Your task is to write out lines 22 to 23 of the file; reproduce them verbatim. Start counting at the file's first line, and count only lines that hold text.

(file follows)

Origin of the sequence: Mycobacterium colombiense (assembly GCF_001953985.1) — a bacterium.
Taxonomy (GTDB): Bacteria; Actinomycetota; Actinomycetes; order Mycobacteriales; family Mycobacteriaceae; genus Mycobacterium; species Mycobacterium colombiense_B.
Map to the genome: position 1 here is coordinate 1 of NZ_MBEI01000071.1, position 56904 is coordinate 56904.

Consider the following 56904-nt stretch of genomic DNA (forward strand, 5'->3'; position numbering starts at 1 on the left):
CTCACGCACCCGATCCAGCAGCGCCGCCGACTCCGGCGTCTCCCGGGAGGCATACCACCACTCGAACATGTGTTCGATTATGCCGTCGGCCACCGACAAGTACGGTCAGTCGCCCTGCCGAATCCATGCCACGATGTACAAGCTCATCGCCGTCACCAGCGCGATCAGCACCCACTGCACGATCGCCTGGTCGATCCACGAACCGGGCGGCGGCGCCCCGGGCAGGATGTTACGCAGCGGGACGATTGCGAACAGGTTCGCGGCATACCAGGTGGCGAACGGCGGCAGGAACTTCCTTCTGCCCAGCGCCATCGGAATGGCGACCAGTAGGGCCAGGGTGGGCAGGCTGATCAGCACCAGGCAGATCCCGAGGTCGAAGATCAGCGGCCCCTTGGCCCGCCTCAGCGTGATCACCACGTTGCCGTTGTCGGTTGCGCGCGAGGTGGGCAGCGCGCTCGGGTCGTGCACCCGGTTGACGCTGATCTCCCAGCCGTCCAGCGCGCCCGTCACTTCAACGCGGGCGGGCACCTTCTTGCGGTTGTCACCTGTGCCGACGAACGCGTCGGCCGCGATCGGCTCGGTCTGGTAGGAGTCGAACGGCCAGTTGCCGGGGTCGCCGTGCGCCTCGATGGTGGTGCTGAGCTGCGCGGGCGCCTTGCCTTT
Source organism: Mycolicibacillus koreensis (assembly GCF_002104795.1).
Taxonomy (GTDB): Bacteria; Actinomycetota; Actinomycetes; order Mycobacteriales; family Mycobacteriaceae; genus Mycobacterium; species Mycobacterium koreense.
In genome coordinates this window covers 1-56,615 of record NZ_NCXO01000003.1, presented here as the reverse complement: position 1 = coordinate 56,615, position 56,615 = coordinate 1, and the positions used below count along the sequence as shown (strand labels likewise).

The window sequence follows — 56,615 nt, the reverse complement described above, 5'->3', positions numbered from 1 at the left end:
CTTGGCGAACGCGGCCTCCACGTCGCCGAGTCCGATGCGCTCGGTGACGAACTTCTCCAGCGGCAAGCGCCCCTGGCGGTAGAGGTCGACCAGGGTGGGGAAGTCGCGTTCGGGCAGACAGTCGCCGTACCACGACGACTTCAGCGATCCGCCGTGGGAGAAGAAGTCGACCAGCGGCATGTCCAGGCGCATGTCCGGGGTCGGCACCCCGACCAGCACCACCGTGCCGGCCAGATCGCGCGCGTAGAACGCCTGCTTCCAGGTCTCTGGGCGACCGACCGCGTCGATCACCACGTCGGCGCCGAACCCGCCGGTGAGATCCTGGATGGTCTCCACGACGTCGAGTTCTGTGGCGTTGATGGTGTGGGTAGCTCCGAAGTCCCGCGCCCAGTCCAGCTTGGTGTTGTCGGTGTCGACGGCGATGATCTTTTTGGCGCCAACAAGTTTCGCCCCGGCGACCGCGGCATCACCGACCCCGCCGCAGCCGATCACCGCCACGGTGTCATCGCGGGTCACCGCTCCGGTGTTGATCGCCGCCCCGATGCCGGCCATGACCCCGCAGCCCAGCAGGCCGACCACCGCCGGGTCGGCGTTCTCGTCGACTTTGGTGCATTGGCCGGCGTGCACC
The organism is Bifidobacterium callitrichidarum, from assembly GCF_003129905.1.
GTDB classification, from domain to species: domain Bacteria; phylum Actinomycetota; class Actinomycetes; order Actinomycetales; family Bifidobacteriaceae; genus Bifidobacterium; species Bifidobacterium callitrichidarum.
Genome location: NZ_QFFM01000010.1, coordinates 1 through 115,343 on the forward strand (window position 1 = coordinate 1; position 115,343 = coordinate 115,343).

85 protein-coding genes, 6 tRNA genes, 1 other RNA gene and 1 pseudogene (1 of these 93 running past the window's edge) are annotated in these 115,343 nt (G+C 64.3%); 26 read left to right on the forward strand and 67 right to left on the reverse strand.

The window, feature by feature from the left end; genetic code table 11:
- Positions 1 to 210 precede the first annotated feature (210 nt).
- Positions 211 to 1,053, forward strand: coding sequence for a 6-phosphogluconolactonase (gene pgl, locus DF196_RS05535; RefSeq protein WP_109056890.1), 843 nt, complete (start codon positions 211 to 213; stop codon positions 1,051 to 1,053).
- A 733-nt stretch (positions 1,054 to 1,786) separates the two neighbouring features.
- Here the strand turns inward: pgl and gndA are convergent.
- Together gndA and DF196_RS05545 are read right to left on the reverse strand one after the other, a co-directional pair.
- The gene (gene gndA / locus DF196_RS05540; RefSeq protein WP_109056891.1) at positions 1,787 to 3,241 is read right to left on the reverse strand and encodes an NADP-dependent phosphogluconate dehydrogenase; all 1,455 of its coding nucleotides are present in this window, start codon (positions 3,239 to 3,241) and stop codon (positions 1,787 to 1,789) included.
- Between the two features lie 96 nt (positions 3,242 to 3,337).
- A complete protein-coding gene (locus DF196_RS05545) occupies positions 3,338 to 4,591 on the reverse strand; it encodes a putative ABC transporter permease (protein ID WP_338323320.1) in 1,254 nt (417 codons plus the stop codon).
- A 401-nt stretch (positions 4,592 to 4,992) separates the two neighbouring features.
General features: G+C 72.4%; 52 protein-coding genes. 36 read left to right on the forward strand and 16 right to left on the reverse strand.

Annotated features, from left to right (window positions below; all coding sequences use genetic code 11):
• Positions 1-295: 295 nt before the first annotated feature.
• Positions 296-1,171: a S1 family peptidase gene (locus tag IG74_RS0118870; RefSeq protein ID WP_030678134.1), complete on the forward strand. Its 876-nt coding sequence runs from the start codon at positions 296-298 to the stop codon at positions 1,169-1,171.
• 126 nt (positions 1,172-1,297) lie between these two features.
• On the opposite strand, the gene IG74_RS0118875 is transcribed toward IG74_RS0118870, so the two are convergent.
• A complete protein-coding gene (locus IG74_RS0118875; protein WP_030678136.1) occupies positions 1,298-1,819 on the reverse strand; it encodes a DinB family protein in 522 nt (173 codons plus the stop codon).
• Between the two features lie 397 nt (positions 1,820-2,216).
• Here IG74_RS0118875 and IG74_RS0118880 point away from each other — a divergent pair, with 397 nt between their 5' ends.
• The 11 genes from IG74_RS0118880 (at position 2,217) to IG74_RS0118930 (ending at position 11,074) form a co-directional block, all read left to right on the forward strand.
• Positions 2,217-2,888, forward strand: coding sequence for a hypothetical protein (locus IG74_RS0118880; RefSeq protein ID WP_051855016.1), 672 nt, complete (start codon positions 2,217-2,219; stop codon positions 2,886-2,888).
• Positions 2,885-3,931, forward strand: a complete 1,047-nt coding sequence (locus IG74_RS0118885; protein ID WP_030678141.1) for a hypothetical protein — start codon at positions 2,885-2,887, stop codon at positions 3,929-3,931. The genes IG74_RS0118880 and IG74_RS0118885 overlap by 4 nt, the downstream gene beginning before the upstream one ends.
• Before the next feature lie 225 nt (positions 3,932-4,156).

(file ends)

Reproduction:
- Between the two features lie 96 nt (positions 3,242 to 3,337).
- A complete protein-coding gene (locus DF196_RS05545) occupies positions 3,338 to 4,591 on the reverse strand; it encodes a putative ABC transporter permease (protein ID WP_338323320.1) in 1,254 nt (417 codons plus the stop codon).